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Oral health problems: painful, costly, preventable

Editor's Note: October is National Dental Hygiene Month. Learn more about the impact of mouth and throat diseases from the article on the Center for Disease Control web site.

Mouth and throat diseases, which range from cavities to cancer, cause pain and disability for millions of Americans.

This fact is disturbing because almost all oral diseases can be prevented.

For children, cavities are a common problem that begins at an early age. Tooth decay affects more than one-fourth of U.S. children aged 2-5 and half of those aged 12-15. Low-income children are hardest hit: about half of those aged 6-19 years have untreated decay. Untreated cavities may cause pain, dysfunction, absence from school, underweight, and poor appearance-problems that can greatly reduce a child's capacity to succeed in life.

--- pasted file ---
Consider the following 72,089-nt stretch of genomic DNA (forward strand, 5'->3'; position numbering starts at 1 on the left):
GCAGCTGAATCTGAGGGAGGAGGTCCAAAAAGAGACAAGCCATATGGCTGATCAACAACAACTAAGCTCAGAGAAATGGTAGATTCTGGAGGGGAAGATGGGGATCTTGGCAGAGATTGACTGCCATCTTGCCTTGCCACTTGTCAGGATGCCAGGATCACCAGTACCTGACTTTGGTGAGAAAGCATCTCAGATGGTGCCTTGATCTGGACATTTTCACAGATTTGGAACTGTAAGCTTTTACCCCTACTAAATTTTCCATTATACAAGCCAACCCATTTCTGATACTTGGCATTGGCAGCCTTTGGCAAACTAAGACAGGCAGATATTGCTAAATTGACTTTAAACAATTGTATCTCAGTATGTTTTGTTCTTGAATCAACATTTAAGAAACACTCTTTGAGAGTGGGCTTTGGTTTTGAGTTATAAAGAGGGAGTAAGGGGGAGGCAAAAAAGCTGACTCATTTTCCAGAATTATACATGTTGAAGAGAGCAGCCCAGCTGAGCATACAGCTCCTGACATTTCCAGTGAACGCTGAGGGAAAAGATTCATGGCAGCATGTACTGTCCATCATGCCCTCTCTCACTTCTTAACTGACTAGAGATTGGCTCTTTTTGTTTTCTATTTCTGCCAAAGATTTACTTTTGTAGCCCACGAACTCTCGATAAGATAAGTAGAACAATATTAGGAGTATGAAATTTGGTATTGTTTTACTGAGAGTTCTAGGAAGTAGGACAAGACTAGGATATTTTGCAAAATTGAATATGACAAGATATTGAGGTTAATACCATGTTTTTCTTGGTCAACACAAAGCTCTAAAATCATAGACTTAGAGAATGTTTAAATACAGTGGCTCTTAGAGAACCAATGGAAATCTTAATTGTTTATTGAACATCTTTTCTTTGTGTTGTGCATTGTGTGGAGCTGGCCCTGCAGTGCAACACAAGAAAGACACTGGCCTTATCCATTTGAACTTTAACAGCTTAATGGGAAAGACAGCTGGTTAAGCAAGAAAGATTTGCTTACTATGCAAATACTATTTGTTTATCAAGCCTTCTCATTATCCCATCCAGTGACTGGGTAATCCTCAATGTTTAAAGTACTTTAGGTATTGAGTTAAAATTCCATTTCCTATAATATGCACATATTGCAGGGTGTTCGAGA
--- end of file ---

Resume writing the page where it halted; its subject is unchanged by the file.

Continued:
Tooth decay is also a problem for U.S. adults, especially for the increasing number of older adults who have retained most of their teeth. Despite this increase in tooth retention, tooth loss remains a problem among older adults. One fourth of adults over age 60 years have lost all of their teeth-primarily because of tooth decay, which affects more than 90 percent of adults over age 40 years, and advanced gum disease, which affects 5-15 percent of adults. Tooth loss can affect self-esteem, and it may contribute to nutrition problems by limiting the types of food that a person can eat.

In addition, oral cancers pose a threat to the health of U.S. adults. Each year, about 28,000 people learn that they have mouth and throat cancers, and nearly 7,200 die of these diseases.

In 2005, Americans made about 500 million visits to dentists, and an estimated $84 billion was spent on dental services. Yet many children and adults still go without measures that have been proven effective in preventing oral diseases and reducing dental care costs. For example, over 100 million Americans still do not have access to water that contains enough fluoride to protect their teeth, even though the per capita cost of water fluoridation over a person's lifetime is less than the cost of one dental filling.

For further information about dental health, see the web site for the Center for Disease Control (CDS) at:

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